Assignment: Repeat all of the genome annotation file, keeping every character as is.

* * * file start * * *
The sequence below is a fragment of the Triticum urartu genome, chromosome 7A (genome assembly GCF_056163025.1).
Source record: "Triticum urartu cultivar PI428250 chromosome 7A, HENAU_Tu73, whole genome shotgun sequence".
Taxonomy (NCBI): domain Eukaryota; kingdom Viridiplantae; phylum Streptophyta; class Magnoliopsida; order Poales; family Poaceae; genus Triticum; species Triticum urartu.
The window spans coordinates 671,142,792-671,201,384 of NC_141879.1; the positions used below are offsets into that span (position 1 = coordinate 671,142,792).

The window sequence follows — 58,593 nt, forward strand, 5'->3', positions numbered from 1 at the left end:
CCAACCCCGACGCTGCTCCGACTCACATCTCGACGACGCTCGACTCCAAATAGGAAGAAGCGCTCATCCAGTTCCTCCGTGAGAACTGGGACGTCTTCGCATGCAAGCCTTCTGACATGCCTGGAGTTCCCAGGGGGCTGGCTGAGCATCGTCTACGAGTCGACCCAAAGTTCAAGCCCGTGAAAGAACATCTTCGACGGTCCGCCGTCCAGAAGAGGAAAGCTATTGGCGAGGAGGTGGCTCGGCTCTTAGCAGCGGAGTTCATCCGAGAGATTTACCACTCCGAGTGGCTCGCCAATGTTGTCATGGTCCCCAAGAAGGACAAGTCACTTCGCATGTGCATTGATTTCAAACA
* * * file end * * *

The sequence below is a fragment of the Triticum urartu genome, chromosome 7A (genome assembly GCF_056163025.1).
Source record: "Triticum urartu cultivar PI428250 chromosome 7A, HENAU_Tu73, whole genome shotgun sequence".
Taxonomy (NCBI): domain Eukaryota; kingdom Viridiplantae; phylum Streptophyta; class Magnoliopsida; order Poales; family Poaceae; genus Triticum; species Triticum urartu.
The window spans coordinates 671,142,792-671,201,384 of NC_141879.1; the positions used below are offsets into that span (position 1 = coordinate 671,142,792).

The window sequence follows — 58,593 nt, forward strand, 5'->3', positions numbered from 1 at the left end:
CCAACCCCGACGCTGCTCCGACTCACATCTCGACGACGCTCGACTCCAAATAGGAAGAAGCGCTCATCCAGTTCCTCCGTGAGAACTGGGACGTCTTCGCATGCAAGCCTTCTGACATGCCTGGAGTTCCCAGGGGGCTGGCTGAGCATCGTCTACGAGTCGACCCAAAGTTCAAGCCCGTGAAAGAACATCTTCGACGGTCCGCCGTCCAGAAGAGGAAAGCTATTGGCGAGGAGGTGGCTCGGCTCTTAGCAGCGGAGTTCATCCGAGAGATTTACCACTCCGAGTGGCTCGCCAATGTTGTCATGGTCCCCAAGAAGGACAAGTCACTTCGCATGTGCATTGATTTCAAACA